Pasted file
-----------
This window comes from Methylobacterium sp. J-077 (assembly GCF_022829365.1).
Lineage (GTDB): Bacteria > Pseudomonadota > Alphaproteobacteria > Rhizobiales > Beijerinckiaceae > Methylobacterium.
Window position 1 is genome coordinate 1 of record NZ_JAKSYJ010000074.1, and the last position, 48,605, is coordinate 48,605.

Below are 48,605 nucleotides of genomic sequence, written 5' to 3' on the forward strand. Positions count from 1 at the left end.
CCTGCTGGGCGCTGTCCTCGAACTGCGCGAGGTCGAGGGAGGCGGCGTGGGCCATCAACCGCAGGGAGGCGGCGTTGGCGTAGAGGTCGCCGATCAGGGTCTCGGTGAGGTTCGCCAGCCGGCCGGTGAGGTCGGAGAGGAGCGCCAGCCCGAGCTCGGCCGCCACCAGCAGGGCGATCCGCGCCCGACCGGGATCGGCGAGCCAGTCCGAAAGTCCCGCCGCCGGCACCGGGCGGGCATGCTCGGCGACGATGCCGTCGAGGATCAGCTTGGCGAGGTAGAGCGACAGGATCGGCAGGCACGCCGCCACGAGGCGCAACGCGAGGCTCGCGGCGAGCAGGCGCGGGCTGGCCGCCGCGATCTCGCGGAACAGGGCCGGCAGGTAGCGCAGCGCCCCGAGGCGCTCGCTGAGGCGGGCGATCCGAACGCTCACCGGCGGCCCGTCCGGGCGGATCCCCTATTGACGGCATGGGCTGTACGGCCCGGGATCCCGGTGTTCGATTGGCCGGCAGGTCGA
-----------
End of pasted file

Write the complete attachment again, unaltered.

This window comes from Methylobacterium sp. J-077 (assembly GCF_022829365.1).
Lineage (GTDB): Bacteria > Pseudomonadota > Alphaproteobacteria > Rhizobiales > Beijerinckiaceae > Methylobacterium.
Window position 1 is genome coordinate 1 of record NZ_JAKSYJ010000074.1, and the last position, 48,605, is coordinate 48,605.

Below are 48,605 nucleotides of genomic sequence, written 5' to 3' on the forward strand. Positions count from 1 at the left end.
CCTGCTGGGCGCTGTCCTCGAACTGCGCGAGGTCGAGGGAGGCGGCGTGGGCCATCAACCGCAGGGAGGCGGCGTTGGCGTAGAGGTCGCCGATCAGGGTCTCGGTGAGGTTCGCCAGCCGGCCGGTGAGGTCGGAGAGGAGCGCCAGCCCGAGCTCGGCCGCCACCAGCAGGGCGATCCGCGCCCGACCGGGATCGGCGAGCCAGTCCGAAAGTCCCGCCGCCGGCACCGGGCGGGCATGCTCGGCGACGATGCCGTCGAGGATCAGCTTGGCGAGGTAGAGCGACAGGATCGGCAGGCACGCCGCCACGAGGCGCAACGCGAGGCTCGCGGCGAGCAGGCGCGGGCTGGCCGCCGCGATCTCGCGGAACAGGGCCGGCAGGTAGCGCAGCGCCCCGAGGCGCTCGCTGAGGCGGGCGATCCGAACGCTCACCGGCGGCCCGTCCGGGCGGATCCCCTATTGACGGCATGGGCTGTACGGCCCGGGATCCCGGTGTTCGATTGGCCGGCAGGTCGA